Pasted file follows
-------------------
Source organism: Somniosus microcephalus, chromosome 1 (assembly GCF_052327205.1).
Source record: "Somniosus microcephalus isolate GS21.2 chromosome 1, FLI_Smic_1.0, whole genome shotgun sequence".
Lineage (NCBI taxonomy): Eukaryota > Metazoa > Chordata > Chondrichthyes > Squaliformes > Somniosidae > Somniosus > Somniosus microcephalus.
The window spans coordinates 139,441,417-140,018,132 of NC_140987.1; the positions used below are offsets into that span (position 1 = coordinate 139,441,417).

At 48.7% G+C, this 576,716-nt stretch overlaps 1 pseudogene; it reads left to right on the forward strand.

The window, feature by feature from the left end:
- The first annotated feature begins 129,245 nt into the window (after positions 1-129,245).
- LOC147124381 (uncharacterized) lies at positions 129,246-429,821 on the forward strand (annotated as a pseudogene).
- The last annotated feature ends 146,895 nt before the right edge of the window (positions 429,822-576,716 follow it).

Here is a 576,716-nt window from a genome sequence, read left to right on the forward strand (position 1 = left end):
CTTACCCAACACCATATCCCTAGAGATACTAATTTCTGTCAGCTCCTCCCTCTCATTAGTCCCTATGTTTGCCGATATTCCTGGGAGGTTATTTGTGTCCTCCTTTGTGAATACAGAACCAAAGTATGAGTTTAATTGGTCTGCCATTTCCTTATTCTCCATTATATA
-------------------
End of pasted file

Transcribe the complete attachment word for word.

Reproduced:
Source organism: Somniosus microcephalus, chromosome 1 (assembly GCF_052327205.1).
Source record: "Somniosus microcephalus isolate GS21.2 chromosome 1, FLI_Smic_1.0, whole genome shotgun sequence".
Lineage (NCBI taxonomy): Eukaryota > Metazoa > Chordata > Chondrichthyes > Squaliformes > Somniosidae > Somniosus > Somniosus microcephalus.
The window spans coordinates 139,441,417-140,018,132 of NC_140987.1; the positions used below are offsets into that span (position 1 = coordinate 139,441,417).

At 48.7% G+C, this 576,716-nt stretch overlaps 1 pseudogene; it reads left to right on the forward strand.

The window, feature by feature from the left end:
- The first annotated feature begins 129,245 nt into the window (after positions 1-129,245).
- LOC147124381 (uncharacterized) lies at positions 129,246-429,821 on the forward strand (annotated as a pseudogene).
- The last annotated feature ends 146,895 nt before the right edge of the window (positions 429,822-576,716 follow it).

Here is a 576,716-nt window from a genome sequence, read left to right on the forward strand (position 1 = left end):
CTTACCCAACACCATATCCCTAGAGATACTAATTTCTGTCAGCTCCTCCCTCTCATTAGTCCCTATGTTTGCCGATATTCCTGGGAGGTTATTTGTGTCCTCCTTTGTGAATACAGAACCAAAGTATGAGTTTAATTGGTCTGCCATTTCCTTATTCTCCATTATATA